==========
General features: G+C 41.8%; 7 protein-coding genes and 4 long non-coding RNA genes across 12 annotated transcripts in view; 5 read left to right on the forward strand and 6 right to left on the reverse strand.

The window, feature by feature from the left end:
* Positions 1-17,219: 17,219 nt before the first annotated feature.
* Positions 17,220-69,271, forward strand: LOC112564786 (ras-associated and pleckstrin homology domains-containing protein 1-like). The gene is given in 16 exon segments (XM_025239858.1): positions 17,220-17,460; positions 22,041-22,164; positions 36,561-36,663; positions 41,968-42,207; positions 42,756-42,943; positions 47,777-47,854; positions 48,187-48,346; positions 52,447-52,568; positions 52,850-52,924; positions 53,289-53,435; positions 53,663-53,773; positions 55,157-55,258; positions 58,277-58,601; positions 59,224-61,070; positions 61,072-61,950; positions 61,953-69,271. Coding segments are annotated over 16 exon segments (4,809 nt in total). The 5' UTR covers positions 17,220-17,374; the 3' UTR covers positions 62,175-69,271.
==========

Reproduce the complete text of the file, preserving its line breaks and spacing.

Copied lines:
General features: G+C 41.8%; 7 protein-coding genes and 4 long non-coding RNA genes across 12 annotated transcripts in view; 5 read left to right on the forward strand and 6 right to left on the reverse strand.

The window, feature by feature from the left end:
* Positions 1-17,219: 17,219 nt before the first annotated feature.
* Positions 17,220-69,271, forward strand: LOC112564786 (ras-associated and pleckstrin homology domains-containing protein 1-like). The gene is given in 16 exon segments (XM_025239858.1): positions 17,220-17,460; positions 22,041-22,164; positions 36,561-36,663; positions 41,968-42,207; positions 42,756-42,943; positions 47,777-47,854; positions 48,187-48,346; positions 52,447-52,568; positions 52,850-52,924; positions 53,289-53,435; positions 53,663-53,773; positions 55,157-55,258; positions 58,277-58,601; positions 59,224-61,070; positions 61,072-61,950; positions 61,953-69,271. Coding segments are annotated over 16 exon segments (4,809 nt in total). The 5' UTR covers positions 17,220-17,374; the 3' UTR covers positions 62,175-69,271.